The coronavirus has lead to more business than ever taking place over video calls. Singapore’s High Court has the grim distinction of being the first (that we know of) to sentence someone to death over Zoom.
A Malaysian man, Punithan Genasan, was found guilty of being complicit in drug trafficking, according to Singapore’s Straits Times. He facilitated the trafficking of 28.5 kilograms of heroin back in 2011, before leaving the country, which has a zero-tolerance policy for illegal drug use, for Malaysia. He was then extradited in 2016, eventually found guilty and, last Friday, sentenced to death via a Zoom call between High Court officials, the man and his legal team.
“For the safety of all involved in the proceedings, the hearing for Public Prosecutor v Punithan A/L Genasan was conducted by video-conferencing,” a spokesperson for Singapore’s Supreme Court said to Reuters. The publication added that Genasan’s lawyer did not object to the sentence being handed out via video conference.
Singapore’s Supreme Court was contacted for further comment but did not immediately respond.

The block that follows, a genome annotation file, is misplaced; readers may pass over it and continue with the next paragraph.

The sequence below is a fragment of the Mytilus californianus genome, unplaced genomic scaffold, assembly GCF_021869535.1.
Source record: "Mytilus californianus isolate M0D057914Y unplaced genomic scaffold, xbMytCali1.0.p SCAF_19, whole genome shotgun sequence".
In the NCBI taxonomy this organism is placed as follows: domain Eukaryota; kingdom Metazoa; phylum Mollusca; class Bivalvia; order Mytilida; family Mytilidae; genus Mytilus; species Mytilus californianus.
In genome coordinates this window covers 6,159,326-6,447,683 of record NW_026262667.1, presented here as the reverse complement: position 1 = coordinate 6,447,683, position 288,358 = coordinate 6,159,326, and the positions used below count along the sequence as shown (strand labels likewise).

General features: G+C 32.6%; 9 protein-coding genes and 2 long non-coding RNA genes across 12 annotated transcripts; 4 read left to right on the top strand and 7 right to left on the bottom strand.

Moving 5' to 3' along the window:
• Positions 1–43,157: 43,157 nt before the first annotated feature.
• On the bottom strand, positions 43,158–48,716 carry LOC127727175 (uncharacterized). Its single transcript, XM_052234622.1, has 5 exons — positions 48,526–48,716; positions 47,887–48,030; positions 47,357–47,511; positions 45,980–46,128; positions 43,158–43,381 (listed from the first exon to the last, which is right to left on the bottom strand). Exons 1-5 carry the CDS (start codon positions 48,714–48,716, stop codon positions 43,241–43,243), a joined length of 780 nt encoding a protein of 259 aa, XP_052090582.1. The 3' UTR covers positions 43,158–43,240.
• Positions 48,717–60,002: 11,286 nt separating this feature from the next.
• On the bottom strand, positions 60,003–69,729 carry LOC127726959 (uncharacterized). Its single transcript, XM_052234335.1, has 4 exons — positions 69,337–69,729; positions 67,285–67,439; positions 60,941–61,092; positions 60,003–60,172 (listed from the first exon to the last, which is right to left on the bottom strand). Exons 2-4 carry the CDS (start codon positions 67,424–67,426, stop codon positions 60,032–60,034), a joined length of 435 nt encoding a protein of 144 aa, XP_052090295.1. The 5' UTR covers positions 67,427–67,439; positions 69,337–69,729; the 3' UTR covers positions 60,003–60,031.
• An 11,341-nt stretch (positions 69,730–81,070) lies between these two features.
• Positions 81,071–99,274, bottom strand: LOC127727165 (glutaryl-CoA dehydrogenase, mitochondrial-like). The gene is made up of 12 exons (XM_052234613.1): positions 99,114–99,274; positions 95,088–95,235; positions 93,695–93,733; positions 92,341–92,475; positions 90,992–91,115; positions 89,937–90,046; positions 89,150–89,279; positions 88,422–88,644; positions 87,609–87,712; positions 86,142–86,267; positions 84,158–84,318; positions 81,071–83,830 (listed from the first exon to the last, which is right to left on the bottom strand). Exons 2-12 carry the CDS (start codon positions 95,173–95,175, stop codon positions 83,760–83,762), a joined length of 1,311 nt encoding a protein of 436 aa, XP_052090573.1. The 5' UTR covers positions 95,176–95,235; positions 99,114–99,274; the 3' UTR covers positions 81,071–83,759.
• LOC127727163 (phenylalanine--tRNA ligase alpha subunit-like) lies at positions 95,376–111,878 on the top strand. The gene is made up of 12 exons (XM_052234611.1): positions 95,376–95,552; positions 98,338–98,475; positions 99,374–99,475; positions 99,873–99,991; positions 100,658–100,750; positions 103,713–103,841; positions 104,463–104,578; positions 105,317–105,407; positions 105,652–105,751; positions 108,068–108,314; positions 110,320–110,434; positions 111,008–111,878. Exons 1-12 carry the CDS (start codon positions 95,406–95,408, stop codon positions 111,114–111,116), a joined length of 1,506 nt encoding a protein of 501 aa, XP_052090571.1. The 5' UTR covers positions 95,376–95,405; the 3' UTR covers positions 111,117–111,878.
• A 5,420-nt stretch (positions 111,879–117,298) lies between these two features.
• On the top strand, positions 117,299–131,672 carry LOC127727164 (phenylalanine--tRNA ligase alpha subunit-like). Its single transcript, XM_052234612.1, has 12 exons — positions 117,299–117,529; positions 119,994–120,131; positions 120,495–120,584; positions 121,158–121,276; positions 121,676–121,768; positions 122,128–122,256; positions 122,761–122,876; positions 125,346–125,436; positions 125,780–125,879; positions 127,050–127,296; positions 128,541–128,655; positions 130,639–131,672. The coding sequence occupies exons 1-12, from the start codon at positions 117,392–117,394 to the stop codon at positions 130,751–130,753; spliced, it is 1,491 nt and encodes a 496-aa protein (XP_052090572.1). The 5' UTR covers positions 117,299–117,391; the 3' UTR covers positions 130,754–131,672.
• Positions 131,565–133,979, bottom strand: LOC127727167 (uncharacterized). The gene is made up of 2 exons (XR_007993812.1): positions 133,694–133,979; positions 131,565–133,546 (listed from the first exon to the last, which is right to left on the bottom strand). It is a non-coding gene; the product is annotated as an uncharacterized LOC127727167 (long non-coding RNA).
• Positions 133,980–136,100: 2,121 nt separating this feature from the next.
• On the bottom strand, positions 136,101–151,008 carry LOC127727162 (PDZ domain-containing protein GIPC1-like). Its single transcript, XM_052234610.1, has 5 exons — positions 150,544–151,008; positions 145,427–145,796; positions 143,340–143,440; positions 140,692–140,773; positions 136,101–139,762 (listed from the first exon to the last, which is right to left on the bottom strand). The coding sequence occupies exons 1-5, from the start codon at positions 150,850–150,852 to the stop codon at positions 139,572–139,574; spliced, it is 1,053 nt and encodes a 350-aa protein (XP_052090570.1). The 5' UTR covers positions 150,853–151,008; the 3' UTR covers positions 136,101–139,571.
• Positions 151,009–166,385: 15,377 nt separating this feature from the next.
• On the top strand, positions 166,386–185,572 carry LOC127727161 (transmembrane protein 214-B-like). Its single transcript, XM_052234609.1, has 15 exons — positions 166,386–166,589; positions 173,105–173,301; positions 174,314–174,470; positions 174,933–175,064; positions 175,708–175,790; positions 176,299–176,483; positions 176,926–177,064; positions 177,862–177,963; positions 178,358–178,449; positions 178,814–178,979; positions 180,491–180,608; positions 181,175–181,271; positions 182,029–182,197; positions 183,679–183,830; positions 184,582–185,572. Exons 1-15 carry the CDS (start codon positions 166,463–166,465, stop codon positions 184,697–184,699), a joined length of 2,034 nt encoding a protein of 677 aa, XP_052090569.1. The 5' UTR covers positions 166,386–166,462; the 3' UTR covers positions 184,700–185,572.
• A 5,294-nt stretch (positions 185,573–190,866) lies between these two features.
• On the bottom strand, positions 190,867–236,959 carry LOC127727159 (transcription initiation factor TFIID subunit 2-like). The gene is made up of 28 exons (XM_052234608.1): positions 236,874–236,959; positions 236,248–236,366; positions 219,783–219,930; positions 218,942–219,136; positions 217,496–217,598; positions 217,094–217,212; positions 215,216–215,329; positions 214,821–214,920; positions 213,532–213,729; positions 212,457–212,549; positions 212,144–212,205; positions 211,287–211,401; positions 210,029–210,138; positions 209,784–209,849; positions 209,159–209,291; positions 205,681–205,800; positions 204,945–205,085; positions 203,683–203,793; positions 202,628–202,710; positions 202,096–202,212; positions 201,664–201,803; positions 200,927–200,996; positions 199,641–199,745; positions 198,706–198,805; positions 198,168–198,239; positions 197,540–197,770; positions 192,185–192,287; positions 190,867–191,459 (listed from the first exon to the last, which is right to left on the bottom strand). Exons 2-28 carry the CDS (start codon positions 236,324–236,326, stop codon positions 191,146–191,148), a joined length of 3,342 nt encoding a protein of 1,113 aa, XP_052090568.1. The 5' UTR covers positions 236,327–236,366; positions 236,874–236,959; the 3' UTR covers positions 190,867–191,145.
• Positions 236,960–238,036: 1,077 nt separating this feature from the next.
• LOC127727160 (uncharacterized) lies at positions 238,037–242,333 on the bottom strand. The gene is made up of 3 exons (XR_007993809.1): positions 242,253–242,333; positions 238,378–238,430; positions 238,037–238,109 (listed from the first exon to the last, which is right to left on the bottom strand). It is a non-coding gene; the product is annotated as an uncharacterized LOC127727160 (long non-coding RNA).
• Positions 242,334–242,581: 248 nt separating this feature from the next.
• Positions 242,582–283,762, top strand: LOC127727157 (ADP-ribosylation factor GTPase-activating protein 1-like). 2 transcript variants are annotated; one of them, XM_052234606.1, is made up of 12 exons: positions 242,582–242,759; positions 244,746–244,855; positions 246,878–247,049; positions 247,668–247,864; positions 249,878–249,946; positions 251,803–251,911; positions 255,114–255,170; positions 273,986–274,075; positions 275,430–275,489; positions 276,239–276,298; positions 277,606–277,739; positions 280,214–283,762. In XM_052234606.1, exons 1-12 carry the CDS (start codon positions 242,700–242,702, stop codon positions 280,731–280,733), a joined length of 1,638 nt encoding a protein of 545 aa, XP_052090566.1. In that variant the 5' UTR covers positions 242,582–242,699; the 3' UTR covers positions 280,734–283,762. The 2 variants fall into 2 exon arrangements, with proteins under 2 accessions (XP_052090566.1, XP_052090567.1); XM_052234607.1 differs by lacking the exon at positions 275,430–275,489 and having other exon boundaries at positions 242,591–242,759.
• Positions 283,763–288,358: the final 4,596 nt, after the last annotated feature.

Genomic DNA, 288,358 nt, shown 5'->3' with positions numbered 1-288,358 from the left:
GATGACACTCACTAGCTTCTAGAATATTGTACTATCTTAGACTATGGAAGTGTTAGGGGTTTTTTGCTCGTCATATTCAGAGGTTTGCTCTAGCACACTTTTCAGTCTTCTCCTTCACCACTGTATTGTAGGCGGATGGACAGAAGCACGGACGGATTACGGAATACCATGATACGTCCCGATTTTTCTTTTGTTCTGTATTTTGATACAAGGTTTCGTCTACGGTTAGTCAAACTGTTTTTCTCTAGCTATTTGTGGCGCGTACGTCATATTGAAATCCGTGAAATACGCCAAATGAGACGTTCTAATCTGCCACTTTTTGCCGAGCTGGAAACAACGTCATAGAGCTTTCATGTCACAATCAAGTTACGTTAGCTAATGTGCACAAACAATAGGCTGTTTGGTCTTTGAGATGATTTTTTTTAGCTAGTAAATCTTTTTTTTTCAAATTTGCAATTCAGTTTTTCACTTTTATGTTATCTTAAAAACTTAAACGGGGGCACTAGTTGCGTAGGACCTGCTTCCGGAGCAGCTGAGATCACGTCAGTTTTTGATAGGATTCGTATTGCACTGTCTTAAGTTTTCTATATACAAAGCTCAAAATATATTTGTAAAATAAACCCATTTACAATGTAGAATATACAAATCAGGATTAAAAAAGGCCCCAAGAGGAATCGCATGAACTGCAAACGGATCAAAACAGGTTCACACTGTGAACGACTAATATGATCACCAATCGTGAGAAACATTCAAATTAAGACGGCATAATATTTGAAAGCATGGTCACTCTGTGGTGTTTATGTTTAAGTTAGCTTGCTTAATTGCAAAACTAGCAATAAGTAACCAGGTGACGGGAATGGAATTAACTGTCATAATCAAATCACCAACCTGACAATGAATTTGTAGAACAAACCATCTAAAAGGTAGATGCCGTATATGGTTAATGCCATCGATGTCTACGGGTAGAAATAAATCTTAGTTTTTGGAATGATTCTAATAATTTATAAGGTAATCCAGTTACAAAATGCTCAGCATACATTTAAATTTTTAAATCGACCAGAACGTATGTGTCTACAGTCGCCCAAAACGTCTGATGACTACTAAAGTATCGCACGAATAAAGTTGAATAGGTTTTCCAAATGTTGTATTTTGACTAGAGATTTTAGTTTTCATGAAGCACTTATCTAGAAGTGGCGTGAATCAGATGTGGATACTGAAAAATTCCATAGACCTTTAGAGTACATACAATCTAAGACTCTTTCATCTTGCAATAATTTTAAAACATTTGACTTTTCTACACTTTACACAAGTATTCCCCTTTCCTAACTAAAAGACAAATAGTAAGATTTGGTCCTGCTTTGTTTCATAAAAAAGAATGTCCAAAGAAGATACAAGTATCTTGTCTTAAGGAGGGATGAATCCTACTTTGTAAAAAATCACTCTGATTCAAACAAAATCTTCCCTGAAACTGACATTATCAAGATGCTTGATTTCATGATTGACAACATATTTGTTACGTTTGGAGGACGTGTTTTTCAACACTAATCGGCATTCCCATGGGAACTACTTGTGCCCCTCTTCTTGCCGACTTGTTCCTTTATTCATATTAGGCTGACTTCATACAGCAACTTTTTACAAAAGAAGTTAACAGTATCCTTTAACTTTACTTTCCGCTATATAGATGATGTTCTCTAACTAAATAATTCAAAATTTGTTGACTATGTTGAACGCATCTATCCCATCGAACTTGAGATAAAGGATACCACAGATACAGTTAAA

Since much of the western world was placed on coronavirus lockdown in late February through March, Zoom’s usage has skyrocketed. This has led to questions about what business the software is and isn’t fit to handle. Companies likeand have banned employees from using Zoom, out of security concerns, as has the Indian government. School districts , as well as teachers throughout Singapore, have also been barred from using the software.
Particular issues include a built-in attention-tracking feature to upticks in “Zoombombing,” in which uninvited attendees break in and disrupt meetings, often with hate-filled or pornographic content.
Meanwhile, Singapore has for the past month been. After at first being cited as an example of how to handle such a virus, it overtook Indonesia on April 19 to become the Southeast Asian country with the most confirmed cases. There’s currently over 18,000 confirmed cases, with 22 deaths.
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